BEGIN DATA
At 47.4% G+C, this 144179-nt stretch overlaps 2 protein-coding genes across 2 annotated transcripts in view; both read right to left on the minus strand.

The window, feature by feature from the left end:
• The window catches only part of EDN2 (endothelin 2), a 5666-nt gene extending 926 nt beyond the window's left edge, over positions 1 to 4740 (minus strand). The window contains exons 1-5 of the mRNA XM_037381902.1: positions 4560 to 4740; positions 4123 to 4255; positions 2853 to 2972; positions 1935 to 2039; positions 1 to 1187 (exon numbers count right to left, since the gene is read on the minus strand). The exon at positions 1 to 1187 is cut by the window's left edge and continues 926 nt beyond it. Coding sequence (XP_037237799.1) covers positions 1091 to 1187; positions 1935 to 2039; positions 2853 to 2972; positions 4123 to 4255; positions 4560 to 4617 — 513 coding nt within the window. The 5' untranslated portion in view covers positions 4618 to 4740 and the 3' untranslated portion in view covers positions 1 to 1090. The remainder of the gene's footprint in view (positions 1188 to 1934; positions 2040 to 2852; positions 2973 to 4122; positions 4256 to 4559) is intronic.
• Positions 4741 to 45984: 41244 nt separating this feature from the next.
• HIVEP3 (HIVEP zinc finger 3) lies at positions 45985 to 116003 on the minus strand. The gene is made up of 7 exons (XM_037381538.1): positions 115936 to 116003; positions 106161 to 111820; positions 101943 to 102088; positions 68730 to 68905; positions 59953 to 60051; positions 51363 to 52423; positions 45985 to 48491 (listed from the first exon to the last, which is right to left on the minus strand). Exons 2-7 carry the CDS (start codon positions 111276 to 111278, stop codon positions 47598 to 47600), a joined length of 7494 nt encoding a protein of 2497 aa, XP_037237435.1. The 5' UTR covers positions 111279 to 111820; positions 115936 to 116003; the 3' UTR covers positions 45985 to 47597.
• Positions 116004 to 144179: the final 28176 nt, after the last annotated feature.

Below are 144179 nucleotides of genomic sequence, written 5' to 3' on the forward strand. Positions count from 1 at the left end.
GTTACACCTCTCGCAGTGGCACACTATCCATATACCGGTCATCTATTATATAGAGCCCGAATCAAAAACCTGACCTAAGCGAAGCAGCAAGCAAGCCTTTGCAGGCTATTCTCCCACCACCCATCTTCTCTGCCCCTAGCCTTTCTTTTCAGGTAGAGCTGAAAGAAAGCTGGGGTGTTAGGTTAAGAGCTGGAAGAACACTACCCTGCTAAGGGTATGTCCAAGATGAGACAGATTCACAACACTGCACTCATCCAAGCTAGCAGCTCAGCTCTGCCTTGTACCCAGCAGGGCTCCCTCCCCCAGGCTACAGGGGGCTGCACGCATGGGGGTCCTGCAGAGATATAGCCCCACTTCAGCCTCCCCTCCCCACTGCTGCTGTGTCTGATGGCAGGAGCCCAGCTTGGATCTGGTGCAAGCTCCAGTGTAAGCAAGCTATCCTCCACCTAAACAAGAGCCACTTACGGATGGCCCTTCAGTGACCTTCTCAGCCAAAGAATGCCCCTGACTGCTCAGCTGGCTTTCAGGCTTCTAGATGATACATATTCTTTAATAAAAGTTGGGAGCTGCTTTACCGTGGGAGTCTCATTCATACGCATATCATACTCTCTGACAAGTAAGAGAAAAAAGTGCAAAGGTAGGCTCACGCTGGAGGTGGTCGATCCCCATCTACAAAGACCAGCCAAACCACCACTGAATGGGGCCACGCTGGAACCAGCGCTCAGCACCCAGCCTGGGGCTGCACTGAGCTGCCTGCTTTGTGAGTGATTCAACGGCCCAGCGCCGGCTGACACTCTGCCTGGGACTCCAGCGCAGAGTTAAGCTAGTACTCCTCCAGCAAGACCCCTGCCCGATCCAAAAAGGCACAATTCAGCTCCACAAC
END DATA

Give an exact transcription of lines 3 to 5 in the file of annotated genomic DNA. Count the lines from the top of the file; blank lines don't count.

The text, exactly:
• The window catches only part of EDN2 (endothelin 2), a 5666-nt gene extending 926 nt beyond the window's left edge, over positions 1 to 4740 (minus strand). The window contains exons 1-5 of the mRNA XM_037381902.1: positions 4560 to 4740; positions 4123 to 4255; positions 2853 to 2972; positions 1935 to 2039; positions 1 to 1187 (exon numbers count right to left, since the gene is read on the minus strand). The exon at positions 1 to 1187 is cut by the window's left edge and continues 926 nt beyond it. Coding sequence (XP_037237799.1) covers positions 1091 to 1187; positions 1935 to 2039; positions 2853 to 2972; positions 4123 to 4255; positions 4560 to 4617 — 513 coding nt within the window. The 5' untranslated portion in view covers positions 4618 to 4740 and the 3' untranslated portion in view covers positions 1 to 1090. The remainder of the gene's footprint in view (positions 1188 to 1934; positions 2040 to 2852; positions 2973 to 4122; positions 4256 to 4559) is intronic.
• Positions 4741 to 45984: 41244 nt separating this feature from the next.
• HIVEP3 (HIVEP zinc finger 3) lies at positions 45985 to 116003 on the minus strand. The gene is made up of 7 exons (XM_037381538.1): positions 115936 to 116003; positions 106161 to 111820; positions 101943 to 102088; positions 68730 to 68905; positions 59953 to 60051; positions 51363 to 52423; positions 45985 to 48491 (listed from the first exon to the last, which is right to left on the minus strand). Exons 2-7 carry the CDS (start codon positions 111276 to 111278, stop codon positions 47598 to 47600), a joined length of 7494 nt encoding a protein of 2497 aa, XP_037237435.1. The 5' UTR covers positions 111279 to 111820; positions 115936 to 116003; the 3' UTR covers positions 45985 to 47597.